To Gloucester and back in IMC

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An experienced eye

I’d met a private pilot with lots of experience and had discussed the possibility of his coming along in the right hand seat. I’ve realised that there’s plenty to learn from other pilots, much of which isn’t in the textbooks or official training, and was hoping to pick up some hints and tips. It was clear from the outset that this wouldn’t be an instructional flight, or even an official mentoring flight and that I would be PIC throughout and fly within my own limits.

With a few days off between Christmas and New Year, we discussed a flight where I might practice a couple of instrument approaches. The weather on Friday wasn’t good enough to fly, so we postponed to Saturday/New Year’s Eve. The initial idea was to fly to Lydd for the Flyer Forum bash there, but the weather again didn’t co-operate – we would have been in hard IMC most of the way there and back.

So instead, we settled on flying from Kemble to Gloucester via Filton so that we could fly down the ILS at Filton (keeping outside the ATZ) and also do the NDB/DME approach at Gloucester. With the cloudbase down to below 2000 feet, it was clear that some of the flight would be in IMC conditions. The flight would be in G-SNUZ, the only fully IFR equipped Warrior in the club fleet.


Arriving at Kemble fairly early, around 8:30, I had the aircraft covers off and most of the A-check completed before John turned up. We discussed the options for the day and called Gloucester to schedule the practice approach. I had to ring a couple of instructors to get authorisation – the biggest concern my instructor had was the wind which was forecast to be 15-20 knots plus gusts, but straight down the runway so within limits.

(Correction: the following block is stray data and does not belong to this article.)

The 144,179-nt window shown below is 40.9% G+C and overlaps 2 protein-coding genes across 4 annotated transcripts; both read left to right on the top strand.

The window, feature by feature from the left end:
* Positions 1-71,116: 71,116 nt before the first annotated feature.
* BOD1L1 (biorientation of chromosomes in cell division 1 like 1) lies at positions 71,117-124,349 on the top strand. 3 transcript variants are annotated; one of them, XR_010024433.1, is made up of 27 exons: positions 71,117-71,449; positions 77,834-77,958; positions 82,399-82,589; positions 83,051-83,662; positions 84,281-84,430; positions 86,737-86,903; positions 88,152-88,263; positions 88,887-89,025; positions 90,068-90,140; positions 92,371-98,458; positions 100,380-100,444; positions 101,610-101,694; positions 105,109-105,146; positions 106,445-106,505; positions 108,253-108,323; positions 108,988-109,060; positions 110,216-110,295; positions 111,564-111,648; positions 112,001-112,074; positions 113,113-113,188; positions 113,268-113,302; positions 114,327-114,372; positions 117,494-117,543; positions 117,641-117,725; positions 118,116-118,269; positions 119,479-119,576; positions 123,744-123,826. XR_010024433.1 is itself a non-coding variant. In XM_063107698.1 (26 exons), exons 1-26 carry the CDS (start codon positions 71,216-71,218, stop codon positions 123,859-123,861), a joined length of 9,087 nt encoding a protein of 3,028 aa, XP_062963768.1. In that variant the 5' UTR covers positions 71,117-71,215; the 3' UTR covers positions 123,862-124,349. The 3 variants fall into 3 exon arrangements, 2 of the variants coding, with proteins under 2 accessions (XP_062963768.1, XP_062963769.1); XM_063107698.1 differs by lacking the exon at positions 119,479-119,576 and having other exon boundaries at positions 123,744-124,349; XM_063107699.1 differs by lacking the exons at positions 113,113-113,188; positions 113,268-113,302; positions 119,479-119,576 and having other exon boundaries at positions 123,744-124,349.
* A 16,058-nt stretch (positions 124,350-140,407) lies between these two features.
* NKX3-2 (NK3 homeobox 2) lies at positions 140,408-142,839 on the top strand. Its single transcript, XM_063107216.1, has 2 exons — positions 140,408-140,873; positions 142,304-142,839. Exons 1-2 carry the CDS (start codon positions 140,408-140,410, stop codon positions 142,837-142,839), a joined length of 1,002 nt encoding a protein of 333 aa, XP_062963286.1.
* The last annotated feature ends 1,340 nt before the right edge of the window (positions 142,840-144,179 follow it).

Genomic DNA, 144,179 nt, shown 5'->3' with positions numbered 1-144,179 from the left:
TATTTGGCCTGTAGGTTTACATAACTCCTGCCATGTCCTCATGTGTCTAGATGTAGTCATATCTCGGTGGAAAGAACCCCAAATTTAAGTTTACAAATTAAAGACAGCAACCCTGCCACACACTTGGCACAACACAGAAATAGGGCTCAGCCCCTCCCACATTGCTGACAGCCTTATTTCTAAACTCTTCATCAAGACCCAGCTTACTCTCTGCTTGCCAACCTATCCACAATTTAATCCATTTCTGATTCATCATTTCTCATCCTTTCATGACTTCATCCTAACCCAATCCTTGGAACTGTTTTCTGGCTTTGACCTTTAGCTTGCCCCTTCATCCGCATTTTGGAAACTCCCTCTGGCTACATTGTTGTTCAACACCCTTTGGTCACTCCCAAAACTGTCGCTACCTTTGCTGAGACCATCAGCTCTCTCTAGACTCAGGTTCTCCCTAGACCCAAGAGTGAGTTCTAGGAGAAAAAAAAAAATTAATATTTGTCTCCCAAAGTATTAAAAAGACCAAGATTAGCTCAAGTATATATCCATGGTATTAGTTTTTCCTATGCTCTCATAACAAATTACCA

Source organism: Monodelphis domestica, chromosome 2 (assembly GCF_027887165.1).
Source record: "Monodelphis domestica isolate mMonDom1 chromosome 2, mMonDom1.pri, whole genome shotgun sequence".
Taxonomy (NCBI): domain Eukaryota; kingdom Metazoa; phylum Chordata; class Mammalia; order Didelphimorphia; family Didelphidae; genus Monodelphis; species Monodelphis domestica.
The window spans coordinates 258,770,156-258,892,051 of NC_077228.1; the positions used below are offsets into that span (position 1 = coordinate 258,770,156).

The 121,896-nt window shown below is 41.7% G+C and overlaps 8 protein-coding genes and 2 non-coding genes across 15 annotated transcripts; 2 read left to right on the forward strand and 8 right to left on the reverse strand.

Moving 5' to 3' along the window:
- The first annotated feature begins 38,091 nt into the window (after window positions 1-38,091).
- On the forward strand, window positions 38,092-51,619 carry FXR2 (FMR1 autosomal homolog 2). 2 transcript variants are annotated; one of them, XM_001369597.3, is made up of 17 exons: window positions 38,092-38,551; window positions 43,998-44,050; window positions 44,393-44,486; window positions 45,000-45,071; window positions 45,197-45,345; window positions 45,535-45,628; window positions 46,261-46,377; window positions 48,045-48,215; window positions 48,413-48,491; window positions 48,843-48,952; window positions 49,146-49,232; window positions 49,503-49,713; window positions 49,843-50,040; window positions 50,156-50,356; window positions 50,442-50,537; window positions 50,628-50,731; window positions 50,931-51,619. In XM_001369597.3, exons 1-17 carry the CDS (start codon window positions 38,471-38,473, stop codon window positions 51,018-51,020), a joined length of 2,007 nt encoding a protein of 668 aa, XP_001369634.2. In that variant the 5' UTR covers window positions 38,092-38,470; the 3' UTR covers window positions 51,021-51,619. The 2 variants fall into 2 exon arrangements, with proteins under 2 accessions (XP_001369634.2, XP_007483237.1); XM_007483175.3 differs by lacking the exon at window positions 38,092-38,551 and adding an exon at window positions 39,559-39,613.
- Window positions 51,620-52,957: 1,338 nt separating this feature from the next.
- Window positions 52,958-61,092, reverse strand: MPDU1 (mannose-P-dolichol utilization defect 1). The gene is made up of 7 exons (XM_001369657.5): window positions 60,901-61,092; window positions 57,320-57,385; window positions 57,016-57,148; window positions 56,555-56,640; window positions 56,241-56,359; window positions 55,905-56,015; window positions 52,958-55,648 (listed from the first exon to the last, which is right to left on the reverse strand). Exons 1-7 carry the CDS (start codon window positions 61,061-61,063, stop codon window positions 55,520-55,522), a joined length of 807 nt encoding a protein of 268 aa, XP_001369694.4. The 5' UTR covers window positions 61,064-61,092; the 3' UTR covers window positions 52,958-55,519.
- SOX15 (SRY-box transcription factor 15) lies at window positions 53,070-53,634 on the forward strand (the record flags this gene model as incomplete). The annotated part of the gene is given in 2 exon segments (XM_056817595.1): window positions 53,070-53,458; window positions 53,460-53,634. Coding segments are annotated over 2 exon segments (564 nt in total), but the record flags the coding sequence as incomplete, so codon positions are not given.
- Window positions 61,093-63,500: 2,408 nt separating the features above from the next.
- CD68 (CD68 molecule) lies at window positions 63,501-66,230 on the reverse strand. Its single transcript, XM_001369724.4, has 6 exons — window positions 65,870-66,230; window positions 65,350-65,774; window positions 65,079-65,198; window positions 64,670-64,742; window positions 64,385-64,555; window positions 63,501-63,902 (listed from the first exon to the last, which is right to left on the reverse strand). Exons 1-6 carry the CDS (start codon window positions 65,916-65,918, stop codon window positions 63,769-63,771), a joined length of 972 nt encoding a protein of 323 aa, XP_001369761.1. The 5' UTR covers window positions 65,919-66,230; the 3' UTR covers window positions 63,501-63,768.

I also had a new 7″ GPS that I was getting to grips with. This runs the SkyDemon software, the same as my earlier 5″ model, but I’d not used it so far.

With paperwork sorted, we headed out to the plane and settled in. I had though that Kemble was closed today – there were few people around and  so I wasn’t expecting the AFIS to be on duty. So my first surprise was when calling Kemble Traffic to self-announce my taxi movements, I got a quick reply saying they were operating as normal. That was good to know anyway, and passed the usual information. I had correctly guessed that runway 26 would be in use, with a fair breeze running straight down it.

Since this was likely to be an IMC flight, I checked the turn/skid indicator, AI and ADF as we made the long taxi down to the hold for power checks. I had pre-tuned the radios and navaids before we left the parking area.

Into the cloud